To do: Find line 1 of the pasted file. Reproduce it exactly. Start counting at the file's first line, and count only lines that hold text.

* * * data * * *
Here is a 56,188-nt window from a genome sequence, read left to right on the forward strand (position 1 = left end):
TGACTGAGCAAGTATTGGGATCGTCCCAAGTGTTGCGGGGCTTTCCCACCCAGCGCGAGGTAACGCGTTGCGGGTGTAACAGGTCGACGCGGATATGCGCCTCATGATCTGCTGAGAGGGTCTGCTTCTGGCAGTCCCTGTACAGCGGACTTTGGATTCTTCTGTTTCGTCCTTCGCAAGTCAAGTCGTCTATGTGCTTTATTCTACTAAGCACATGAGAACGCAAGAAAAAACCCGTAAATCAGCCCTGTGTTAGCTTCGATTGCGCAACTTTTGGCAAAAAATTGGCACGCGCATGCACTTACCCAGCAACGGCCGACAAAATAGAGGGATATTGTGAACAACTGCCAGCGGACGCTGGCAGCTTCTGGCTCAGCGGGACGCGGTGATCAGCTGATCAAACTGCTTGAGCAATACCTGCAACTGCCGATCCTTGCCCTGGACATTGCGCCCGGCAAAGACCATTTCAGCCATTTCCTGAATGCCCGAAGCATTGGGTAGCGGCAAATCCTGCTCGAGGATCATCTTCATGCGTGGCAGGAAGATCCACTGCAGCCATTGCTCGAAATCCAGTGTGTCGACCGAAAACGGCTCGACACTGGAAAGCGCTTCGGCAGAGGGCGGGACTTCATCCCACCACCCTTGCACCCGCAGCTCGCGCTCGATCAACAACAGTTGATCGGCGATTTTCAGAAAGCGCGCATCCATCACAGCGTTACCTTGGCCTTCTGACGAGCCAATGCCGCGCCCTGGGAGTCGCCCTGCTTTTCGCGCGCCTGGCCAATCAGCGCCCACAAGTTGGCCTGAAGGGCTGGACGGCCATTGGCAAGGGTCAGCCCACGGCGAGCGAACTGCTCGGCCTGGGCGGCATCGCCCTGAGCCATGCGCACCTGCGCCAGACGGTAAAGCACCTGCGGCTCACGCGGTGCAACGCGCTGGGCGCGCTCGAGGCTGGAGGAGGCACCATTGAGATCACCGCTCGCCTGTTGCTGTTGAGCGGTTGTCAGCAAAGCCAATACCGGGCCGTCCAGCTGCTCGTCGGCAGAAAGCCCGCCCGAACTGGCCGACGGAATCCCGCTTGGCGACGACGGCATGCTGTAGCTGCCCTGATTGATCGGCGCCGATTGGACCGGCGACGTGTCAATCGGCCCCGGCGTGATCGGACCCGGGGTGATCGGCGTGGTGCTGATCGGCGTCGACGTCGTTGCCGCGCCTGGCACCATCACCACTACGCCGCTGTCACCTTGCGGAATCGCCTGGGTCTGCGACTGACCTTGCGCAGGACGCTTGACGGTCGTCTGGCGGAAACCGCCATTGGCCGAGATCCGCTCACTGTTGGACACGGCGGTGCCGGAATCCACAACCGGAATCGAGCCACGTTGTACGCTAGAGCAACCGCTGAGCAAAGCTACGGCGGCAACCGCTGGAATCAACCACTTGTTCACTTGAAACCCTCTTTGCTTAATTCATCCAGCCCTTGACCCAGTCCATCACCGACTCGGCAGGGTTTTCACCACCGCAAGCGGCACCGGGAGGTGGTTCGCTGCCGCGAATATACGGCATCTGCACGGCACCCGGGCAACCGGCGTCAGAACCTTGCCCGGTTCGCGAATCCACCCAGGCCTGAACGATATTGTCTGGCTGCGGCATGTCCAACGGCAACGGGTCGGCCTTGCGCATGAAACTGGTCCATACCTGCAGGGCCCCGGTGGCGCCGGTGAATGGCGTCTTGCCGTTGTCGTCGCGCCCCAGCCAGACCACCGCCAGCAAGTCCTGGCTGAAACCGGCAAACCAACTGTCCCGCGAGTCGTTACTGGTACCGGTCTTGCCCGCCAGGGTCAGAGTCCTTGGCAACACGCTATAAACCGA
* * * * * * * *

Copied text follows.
Here is a 56,188-nt window from a genome sequence, read left to right on the forward strand (position 1 = left end):